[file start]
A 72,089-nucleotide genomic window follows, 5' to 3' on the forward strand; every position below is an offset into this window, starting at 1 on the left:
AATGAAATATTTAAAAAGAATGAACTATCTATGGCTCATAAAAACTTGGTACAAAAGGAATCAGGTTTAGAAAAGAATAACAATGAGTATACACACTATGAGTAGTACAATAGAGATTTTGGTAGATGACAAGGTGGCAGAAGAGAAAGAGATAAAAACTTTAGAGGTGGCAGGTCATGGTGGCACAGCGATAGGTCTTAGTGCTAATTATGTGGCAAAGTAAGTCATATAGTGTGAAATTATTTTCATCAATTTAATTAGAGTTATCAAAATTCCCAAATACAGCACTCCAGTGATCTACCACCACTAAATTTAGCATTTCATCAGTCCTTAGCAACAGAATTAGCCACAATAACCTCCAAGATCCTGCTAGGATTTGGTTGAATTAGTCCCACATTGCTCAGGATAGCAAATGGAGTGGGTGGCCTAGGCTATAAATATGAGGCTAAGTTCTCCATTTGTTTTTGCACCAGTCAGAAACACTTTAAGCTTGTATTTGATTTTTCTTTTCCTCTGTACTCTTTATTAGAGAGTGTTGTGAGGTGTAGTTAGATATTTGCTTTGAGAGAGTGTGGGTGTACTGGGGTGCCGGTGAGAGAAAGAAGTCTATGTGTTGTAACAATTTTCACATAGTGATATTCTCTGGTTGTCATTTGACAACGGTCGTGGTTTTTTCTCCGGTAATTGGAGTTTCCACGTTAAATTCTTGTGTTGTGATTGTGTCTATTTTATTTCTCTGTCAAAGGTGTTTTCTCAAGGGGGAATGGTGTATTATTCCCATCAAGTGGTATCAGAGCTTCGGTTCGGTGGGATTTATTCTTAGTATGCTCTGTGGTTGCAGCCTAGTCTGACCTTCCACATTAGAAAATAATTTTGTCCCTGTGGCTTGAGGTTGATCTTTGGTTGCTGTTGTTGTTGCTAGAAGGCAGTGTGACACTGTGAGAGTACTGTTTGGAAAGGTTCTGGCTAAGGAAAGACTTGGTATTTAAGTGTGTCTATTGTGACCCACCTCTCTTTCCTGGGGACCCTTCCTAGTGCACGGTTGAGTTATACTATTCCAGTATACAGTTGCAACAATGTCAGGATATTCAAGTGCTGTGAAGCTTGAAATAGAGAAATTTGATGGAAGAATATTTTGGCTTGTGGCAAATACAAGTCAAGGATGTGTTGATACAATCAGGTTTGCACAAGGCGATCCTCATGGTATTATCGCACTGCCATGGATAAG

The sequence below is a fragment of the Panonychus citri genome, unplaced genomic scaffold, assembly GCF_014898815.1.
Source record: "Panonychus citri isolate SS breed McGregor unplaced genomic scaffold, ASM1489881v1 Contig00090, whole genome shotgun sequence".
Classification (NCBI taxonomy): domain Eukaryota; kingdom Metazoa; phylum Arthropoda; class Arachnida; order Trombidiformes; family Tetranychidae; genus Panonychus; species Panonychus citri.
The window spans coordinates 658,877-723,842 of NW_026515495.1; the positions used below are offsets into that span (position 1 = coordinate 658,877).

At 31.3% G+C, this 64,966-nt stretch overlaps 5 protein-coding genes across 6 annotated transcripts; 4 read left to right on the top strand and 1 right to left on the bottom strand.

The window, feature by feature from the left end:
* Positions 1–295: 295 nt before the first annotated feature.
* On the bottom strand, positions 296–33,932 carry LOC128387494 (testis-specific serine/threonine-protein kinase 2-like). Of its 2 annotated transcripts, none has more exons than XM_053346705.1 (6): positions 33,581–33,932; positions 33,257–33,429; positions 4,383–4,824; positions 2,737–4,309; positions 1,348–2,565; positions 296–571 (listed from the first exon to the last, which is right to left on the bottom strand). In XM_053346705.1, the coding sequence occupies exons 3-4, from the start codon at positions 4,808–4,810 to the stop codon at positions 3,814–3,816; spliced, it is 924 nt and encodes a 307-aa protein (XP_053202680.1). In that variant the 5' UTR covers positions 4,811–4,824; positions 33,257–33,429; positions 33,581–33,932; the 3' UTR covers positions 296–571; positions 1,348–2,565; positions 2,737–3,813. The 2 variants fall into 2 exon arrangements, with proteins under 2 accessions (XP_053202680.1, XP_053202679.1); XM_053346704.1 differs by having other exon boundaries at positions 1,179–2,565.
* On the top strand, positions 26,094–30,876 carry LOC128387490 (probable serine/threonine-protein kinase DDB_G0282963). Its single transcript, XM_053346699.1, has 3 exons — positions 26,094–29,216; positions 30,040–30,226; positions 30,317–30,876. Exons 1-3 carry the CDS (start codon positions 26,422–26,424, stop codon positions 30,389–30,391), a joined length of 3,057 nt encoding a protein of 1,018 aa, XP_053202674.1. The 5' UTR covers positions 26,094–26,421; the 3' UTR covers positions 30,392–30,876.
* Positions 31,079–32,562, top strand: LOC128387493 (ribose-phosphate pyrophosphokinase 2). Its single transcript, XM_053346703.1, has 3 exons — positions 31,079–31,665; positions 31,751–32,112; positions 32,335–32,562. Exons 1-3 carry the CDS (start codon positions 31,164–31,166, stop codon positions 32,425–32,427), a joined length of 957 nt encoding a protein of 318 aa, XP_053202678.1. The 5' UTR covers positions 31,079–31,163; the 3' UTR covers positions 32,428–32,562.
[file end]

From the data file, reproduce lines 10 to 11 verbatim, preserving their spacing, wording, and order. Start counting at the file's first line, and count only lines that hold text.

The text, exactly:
* On the bottom strand, positions 296–33,932 carry LOC128387494 (testis-specific serine/threonine-protein kinase 2-like). Of its 2 annotated transcripts, none has more exons than XM_053346705.1 (6): positions 33,581–33,932; positions 33,257–33,429; positions 4,383–4,824; positions 2,737–4,309; positions 1,348–2,565; positions 296–571 (listed from the first exon to the last, which is right to left on the bottom strand). In XM_053346705.1, the coding sequence occupies exons 3-4, from the start codon at positions 4,808–4,810 to the stop codon at positions 3,814–3,816; spliced, it is 924 nt and encodes a 307-aa protein (XP_053202680.1). In that variant the 5' UTR covers positions 4,811–4,824; positions 33,257–33,429; positions 33,581–33,932; the 3' UTR covers positions 296–571; positions 1,348–2,565; positions 2,737–3,813. The 2 variants fall into 2 exon arrangements, with proteins under 2 accessions (XP_053202680.1, XP_053202679.1); XM_053346704.1 differs by having other exon boundaries at positions 1,179–2,565.
* On the top strand, positions 26,094–30,876 carry LOC128387490 (probable serine/threonine-protein kinase DDB_G0282963). Its single transcript, XM_053346699.1, has 3 exons — positions 26,094–29,216; positions 30,040–30,226; positions 30,317–30,876. Exons 1-3 carry the CDS (start codon positions 26,422–26,424, stop codon positions 30,389–30,391), a joined length of 3,057 nt encoding a protein of 1,018 aa, XP_053202674.1. The 5' UTR covers positions 26,094–26,421; the 3' UTR covers positions 30,392–30,876.